So Kanba had taken them up on their offer to come back the next week, and the week after that, and the week after that. Nothing was expected of him back then – he was only 13 at the time. But slowly his responsibilities increased; the members of KIGA started showing him around the headquarters before giving him the money, or telling him about their plans. Then one day, they had told him to go out and spy on someone for them before they gave him the money - after that day, he would always go on little odd jobs for them before they paid him. He didn't mind, though he was getting worried. The jobs he was doing were steadily increasing in risk; spying turned soon turned to picking locks, and picking locks turned to stealing. It was just a slippery slope from there.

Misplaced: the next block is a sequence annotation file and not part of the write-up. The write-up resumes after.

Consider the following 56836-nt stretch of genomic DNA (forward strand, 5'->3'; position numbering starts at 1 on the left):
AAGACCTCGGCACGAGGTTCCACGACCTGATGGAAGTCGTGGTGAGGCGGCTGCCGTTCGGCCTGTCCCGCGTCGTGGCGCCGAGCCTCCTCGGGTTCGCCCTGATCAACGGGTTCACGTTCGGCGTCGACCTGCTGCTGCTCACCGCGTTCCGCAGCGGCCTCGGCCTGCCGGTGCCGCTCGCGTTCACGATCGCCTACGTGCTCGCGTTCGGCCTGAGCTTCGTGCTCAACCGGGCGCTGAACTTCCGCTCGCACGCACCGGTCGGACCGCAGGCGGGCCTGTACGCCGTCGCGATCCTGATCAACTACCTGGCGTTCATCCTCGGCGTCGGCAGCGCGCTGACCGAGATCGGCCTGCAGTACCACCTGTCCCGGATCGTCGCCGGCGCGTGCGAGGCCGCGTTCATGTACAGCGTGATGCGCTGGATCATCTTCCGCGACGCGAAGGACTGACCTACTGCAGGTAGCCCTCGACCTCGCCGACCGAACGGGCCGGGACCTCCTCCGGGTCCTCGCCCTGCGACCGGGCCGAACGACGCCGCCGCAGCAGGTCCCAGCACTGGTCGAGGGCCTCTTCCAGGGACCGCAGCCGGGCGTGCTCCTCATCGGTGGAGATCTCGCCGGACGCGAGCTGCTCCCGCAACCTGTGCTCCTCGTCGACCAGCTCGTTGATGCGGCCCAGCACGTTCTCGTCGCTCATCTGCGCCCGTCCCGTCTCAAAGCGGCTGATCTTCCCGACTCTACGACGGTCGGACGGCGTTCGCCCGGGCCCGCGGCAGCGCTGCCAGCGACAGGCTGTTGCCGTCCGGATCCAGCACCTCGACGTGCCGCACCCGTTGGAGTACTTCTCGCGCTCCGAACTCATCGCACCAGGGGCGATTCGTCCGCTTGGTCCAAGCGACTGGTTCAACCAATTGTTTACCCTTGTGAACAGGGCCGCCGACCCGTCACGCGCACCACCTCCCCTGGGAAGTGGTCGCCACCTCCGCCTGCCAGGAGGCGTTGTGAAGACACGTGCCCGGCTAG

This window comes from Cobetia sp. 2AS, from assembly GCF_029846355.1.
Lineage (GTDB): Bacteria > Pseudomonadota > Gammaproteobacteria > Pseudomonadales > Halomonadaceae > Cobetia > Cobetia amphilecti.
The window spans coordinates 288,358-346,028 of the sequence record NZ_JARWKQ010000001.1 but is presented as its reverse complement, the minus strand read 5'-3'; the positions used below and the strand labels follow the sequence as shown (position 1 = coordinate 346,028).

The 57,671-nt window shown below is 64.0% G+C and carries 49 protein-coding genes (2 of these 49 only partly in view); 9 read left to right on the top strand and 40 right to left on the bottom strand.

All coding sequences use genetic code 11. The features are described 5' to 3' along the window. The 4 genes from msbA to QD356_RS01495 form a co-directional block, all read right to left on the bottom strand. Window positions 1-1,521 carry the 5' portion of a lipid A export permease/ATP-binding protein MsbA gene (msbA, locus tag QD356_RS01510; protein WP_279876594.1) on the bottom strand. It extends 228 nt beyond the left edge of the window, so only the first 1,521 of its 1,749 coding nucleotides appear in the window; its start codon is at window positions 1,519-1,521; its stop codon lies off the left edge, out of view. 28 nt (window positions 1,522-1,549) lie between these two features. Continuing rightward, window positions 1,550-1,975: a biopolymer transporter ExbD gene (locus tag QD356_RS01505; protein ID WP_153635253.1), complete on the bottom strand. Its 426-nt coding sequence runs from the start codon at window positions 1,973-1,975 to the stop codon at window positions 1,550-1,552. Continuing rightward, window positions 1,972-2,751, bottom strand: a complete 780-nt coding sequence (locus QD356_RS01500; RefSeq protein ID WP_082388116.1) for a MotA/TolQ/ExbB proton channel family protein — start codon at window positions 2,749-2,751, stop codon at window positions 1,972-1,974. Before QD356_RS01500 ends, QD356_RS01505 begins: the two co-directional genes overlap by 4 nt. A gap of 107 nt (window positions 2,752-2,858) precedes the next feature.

And here he was today; sitting at his computer desk, coordinating the activities of terrorists. He had already killed someone and tonight, more people were going to die by his own hands. Somehow, he felt disconnected from it all, like he was someone else observing this person named "Kanba" descending into a darkness from which there was no escape. Maybe it was better this way, if he felt disconnected. What he was doing was wrong, but it had to be done. He wouldn't break the promise he made to Himari. And so he tried to harden his heart, to seal himself off from any feelings of regret, to keep him from mourning what he had become and what he had lost.

Suddenly Kanba felt arms wrapped around him and a small frame drawing him closer. It was Himari, of course. It had surprised him when she turned up at KIGA a day after he had left…he honestly wished she hadn't followed him. He didn't want her to see him like this.